It is part of the dramatist's immense talent that both narratives take on equal significance. The tremendous vanity of the superpowers' space programmes is reflected in the lives of his characters. The poetry of everyday life shows up in the romanticism of the Russian space team, who named a moon crater after Cyrano de Bergerac. The key element drawing the two stories together, however, is vulnerability. The physical vulnerability of the cosmonaut in space is a mirror for the emotional vulnerabilities of Philippe, a PhD student with a fascination for space travel, and his younger brother André, a rather narcissistic weatherman. Academically able, but desperately lacking in self confidence, Philippe's attempts to gain a platform for his cosmology falter. Meanwhile, the practical necessities of their bereavement force him and his brash sibling to confront their poor relations and their mutual past.
Cosmology student and television broadcaster may not be typical occupations, but these are very ordinary characters, with very ordinary concerns. We can all associate with the petty arguments and communication breakdowns between the pair. Our laughter at Philippe's cock-up at a Moscow university or André's absurd posing in a gym is part of the comedy of recognition.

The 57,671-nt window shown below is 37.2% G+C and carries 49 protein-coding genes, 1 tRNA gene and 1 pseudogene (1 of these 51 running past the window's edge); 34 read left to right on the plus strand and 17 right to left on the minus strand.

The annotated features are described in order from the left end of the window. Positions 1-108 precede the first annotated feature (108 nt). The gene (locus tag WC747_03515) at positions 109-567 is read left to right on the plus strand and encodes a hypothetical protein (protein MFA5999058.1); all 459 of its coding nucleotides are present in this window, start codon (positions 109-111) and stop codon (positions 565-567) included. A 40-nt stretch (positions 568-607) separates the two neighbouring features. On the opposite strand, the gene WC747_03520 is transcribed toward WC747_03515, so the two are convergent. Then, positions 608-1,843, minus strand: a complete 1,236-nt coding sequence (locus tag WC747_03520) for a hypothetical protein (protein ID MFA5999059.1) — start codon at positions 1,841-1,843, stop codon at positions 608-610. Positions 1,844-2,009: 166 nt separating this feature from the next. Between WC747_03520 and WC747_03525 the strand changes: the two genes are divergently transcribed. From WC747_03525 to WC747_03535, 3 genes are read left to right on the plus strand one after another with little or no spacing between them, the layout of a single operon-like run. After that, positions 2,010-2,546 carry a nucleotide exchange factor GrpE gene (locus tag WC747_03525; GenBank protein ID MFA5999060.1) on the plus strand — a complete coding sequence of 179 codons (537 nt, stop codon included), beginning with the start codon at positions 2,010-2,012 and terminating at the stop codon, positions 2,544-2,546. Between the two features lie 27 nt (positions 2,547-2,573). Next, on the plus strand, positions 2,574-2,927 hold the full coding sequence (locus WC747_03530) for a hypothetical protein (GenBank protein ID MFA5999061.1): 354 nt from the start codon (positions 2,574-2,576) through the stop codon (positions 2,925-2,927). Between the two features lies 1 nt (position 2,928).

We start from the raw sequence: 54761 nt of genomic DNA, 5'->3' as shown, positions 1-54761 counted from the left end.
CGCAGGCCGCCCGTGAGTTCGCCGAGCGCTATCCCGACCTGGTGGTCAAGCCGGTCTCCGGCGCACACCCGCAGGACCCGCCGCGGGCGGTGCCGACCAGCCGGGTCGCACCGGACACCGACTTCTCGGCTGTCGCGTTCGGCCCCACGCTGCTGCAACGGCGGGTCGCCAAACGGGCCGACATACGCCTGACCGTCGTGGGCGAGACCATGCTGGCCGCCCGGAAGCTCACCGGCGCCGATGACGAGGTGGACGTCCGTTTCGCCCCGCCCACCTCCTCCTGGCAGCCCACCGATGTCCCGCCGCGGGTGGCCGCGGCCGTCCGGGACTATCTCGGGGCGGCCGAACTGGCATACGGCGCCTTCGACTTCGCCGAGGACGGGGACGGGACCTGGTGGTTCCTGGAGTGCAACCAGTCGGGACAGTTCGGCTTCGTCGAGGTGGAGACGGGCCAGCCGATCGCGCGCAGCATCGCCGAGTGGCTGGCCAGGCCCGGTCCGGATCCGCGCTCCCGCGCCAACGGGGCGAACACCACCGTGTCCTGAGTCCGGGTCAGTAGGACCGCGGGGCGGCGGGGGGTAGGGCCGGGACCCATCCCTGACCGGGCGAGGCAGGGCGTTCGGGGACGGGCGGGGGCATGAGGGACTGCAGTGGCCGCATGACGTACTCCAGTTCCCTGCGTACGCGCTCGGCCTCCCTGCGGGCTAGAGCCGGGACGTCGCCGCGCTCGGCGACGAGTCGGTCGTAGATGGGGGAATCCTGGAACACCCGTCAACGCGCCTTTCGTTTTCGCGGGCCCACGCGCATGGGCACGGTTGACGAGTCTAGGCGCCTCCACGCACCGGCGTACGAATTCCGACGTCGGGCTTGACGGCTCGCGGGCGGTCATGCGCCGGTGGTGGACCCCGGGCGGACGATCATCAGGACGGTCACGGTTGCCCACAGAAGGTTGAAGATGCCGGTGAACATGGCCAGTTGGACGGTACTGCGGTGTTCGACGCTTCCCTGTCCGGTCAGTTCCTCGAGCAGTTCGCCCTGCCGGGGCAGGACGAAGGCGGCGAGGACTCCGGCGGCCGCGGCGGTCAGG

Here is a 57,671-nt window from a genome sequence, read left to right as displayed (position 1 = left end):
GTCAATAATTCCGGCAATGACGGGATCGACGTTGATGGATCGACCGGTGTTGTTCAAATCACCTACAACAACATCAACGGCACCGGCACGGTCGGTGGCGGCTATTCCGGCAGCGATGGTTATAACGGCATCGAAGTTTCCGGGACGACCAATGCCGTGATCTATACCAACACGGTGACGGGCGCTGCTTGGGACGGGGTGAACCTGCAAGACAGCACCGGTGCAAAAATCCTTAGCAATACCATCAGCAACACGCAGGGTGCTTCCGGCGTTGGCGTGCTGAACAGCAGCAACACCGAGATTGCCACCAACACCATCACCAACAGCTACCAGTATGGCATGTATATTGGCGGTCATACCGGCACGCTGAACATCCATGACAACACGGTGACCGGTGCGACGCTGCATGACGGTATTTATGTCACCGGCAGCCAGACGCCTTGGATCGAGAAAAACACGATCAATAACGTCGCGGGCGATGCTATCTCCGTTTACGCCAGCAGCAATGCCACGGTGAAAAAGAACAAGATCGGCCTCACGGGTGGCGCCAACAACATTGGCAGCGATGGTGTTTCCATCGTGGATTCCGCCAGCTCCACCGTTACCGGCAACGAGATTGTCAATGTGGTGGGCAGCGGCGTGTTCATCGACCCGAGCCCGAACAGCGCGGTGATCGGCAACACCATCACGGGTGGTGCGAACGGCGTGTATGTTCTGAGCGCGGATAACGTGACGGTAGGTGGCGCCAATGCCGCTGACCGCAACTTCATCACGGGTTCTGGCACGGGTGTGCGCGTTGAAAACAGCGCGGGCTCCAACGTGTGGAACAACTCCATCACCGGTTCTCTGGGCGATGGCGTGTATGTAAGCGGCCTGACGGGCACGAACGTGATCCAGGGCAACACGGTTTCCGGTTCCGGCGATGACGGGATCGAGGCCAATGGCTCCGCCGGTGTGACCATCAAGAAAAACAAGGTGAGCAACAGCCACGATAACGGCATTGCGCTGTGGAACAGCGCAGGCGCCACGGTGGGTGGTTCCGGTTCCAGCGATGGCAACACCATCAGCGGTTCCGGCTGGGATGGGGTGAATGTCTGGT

By making his drama so accessible Lepage renders his moments of physical transformation all the more impressive. A man waiting in an airport lounge becomes, by simple means of mirrors and movement, a cosmonaut weightless in space. A lecture hall is almost imperceptibly converted into the interior of an airplane.
The technology used to achieve many of these effects may seem incredibly sophisticated, but it is, particularly by the standards of contemporary cinema, extremely basic. Indeed, Lepage himself believes that it is the very simplicity and transparency of his theatre, in contrast with the sleight of hand of many big budget movie special effects, which explain the success of his plays. The Far Side of the Moon, therefore, is as much about the possibilities of theatre itself as about its stated subjects. Just as the superpowers tussled for control of outer space, and as the brothers conflict over control of their mother's memory, so Lepage, as playwright, director and actor of the piece, struggles to extend the boundaries of theatre. This is no mere human drama, nor is it simply a visual spectacle, but an extraordinary combination of the two.
The Farewell is a new film about the life of Bertolt Brecht. Noel Halifax spoke to director Jan Schütte about his life and work.
Why a film about Brecht? What interested you in him?